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Need help with covering up an intended blemish

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Forum topic by dunk posted 02-10-2011 07:05 PM 850 views 0 times favorited 6 replies Add to Favorites Watch
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dunk

14 posts in 2306 days


02-10-2011 07:05 PM

Topic tags/keywords: question

I rec’d an order for a sign.
12×24 Western red cedar. I milled up the wood laid out the pattern and of course could not cut it on my dewalt788. Too long by about 2 inches.

I tried spirals but due to it being wrc it chipped out badly on the first letter so i stopped and decided to cut the sign in half. I proceeded to make the sign and it cut out beautifully and sanded up nicely, & I was able to repair the spiral tear out. Problem is, there is a discernible line where I had to bi-sect the sign.

Possible solutions.
Leave as is.
Place apiece of stained darker half round molding over the line. Looks okay. I’d frame out the sign with it as well.
Use a veining bit and rout a “V” groove down the line. But not sure what to do around the rest of the border of the sign then.

Suggestions?

Thanks.

-- When the only tool you own is a hammer, every problem begins to look like a nail.


6 replies so far

View dbray45's profile

dbray45

3178 posts in 2237 days


#1 posted 02-10-2011 07:13 PM

Take five steps back, note where you want to a couple of keys for effect – use a different color of wood, and make it intentional. Gives it a rustic look.

I really have no idea, design is not what I do – but if you make a mistake look intentional, people will look at it, say really cool way to repair and tell you about the furniture that they need fixed.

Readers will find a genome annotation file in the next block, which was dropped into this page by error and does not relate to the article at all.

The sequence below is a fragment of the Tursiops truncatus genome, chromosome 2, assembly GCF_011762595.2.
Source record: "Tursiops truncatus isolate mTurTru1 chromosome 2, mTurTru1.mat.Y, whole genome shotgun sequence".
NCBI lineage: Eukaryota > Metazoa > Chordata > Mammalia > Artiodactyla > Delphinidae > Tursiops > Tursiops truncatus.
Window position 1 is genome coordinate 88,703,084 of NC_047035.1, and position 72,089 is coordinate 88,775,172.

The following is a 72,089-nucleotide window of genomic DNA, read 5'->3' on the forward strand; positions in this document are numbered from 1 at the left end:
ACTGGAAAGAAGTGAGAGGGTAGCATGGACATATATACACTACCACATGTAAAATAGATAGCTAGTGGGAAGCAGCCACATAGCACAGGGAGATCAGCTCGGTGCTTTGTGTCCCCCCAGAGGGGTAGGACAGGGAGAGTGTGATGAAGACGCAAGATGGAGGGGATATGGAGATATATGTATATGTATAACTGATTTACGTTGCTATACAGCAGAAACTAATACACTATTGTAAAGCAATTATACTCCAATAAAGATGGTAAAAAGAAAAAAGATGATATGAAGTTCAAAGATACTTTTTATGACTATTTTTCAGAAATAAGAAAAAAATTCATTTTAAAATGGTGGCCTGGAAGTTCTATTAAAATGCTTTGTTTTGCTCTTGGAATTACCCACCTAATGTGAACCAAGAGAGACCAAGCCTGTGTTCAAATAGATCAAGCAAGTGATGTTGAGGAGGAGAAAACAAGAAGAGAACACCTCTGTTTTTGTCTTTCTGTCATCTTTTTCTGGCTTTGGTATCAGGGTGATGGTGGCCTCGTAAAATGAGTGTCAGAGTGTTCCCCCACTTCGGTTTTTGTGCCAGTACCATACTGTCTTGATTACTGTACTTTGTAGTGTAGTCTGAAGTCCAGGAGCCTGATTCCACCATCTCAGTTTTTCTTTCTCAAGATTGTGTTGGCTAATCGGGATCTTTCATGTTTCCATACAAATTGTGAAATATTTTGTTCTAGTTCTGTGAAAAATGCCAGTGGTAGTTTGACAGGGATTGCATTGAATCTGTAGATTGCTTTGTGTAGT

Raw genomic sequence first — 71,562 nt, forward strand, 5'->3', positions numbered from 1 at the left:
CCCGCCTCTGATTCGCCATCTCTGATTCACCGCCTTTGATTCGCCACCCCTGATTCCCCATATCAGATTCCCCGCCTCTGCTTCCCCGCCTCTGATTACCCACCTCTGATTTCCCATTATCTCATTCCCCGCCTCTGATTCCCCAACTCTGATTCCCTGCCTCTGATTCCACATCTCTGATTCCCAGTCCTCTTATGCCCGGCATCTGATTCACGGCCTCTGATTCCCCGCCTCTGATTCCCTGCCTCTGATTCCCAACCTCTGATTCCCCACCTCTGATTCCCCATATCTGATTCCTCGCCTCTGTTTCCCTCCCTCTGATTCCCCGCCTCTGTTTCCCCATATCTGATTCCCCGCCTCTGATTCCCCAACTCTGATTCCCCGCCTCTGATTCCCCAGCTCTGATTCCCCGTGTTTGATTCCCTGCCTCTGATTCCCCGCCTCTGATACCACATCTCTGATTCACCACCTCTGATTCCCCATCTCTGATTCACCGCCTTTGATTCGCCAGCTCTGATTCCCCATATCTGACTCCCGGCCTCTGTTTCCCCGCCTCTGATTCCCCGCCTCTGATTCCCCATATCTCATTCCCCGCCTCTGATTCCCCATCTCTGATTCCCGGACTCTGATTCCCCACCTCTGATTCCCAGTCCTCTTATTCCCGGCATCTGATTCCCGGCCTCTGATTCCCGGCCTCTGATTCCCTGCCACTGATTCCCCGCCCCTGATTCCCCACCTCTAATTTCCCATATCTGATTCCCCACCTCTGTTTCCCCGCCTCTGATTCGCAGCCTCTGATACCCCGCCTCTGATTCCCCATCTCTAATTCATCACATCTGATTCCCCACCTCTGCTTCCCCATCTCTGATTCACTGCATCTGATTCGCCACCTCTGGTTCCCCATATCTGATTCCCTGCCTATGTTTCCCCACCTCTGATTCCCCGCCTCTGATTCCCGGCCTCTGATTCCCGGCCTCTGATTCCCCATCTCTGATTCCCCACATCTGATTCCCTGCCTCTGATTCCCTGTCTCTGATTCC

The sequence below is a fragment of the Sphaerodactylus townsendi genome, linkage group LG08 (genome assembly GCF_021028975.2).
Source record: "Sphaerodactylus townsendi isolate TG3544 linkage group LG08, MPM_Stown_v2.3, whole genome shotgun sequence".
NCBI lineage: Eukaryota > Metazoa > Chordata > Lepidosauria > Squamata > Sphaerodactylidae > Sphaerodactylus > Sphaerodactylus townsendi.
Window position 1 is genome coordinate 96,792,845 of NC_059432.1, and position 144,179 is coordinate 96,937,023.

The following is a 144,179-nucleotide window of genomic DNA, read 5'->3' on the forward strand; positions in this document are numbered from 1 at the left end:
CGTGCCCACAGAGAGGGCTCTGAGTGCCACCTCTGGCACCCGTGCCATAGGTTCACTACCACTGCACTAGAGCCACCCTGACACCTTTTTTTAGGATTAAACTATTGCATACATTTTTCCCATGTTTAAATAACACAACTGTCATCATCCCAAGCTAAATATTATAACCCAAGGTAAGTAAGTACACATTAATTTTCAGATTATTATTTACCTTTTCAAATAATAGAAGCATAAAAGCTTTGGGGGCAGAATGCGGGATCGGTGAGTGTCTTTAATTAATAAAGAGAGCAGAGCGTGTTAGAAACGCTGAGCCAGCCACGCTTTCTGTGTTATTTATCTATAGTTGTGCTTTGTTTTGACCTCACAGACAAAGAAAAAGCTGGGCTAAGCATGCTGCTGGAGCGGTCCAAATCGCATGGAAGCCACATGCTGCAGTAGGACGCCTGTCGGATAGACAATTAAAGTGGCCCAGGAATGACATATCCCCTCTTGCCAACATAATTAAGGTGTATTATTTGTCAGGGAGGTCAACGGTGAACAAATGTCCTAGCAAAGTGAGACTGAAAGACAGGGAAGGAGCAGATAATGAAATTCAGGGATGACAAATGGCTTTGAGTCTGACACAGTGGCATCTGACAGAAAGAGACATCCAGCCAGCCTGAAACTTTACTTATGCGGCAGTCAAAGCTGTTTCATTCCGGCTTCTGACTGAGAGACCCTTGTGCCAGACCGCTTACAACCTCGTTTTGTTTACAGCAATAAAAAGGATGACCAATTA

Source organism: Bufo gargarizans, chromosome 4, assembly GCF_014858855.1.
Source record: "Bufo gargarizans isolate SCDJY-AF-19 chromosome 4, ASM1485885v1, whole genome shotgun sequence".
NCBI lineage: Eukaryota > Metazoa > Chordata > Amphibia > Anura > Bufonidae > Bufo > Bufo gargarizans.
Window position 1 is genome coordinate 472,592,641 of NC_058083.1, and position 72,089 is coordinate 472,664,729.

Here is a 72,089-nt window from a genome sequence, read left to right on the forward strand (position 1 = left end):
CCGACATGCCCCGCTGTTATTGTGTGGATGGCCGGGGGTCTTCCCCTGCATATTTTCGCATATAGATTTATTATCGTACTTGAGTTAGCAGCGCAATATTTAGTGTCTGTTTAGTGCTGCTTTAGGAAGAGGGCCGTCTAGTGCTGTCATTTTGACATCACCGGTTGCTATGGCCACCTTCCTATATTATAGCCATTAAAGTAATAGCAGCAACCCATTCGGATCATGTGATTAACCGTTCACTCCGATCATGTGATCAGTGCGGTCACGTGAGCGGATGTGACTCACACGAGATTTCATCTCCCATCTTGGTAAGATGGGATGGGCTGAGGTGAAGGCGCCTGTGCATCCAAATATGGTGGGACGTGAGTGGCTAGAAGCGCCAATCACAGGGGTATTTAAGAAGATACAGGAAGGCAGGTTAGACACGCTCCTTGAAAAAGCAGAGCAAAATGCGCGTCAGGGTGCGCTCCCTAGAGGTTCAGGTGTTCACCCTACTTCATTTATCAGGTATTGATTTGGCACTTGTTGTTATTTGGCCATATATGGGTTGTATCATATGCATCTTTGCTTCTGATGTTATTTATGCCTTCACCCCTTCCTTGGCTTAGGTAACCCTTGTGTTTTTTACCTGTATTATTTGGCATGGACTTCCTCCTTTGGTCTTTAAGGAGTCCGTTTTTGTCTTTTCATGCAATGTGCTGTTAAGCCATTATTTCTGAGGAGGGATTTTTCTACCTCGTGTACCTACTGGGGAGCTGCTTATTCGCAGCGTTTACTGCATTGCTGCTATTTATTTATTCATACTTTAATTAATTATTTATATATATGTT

-- David in Damascus, MD

View Lee Barker's profile

Lee Barker

2170 posts in 2311 days


#2 posted 02-10-2011 07:14 PM

If you can’t hide it, feature it.

Kindly,

Lee

-- "...in his brain, which is as dry as the remainder biscuit after a voyage, he hath strange places cramm'd with observation, the which he vents in mangled forms." --Shakespeare, "As You Like It"

View dunk's profile

dunk

14 posts in 2306 days


#3 posted 02-10-2011 07:23 PM

Thanks for the advice. I’ll feature it.

-- When the only tool you own is a hammer, every problem begins to look like a nail.

View HorizontalMike's profile

HorizontalMike

7143 posts in 2374 days


#4 posted 02-10-2011 09:56 PM

Duct Tape! Duct tape fixes anything… ;-)

-- HorizontalMike -- "Woodpeckers understand..."

View Jack_T's profile

Jack_T

623 posts in 2492 days


#5 posted 02-10-2011 11:22 PM

Can you post a picture of it. It might help us figure a couple of ideas for you

-- Jack T, John 3:16 "For God so loved the world that he gave his only Son, so that everyone who believes in him might not perish but might have eternal life."

View John Jerman's profile

John Jerman

8 posts in 2154 days


#6 posted 02-11-2011 12:11 AM

I agree with Lee, “If you can’t hide it, feature it.”
This would be the best advice. If you try to hide a blemish it only makes it more pronounced.
This is one of the first things I learned as an apprentice, we were installing a built in entertainment unit and the side gables were short by about 1/2” instead of trying to fill in the gap we dropped the unit a little lower and added a small moulding that ran across the top and it looked great. It looked intentional and part of the design.
The V-groove idea sounds good, you might want to add a few more V-grooves above and below and make the
V-groove a feature. Don’t overdue it of course.
John

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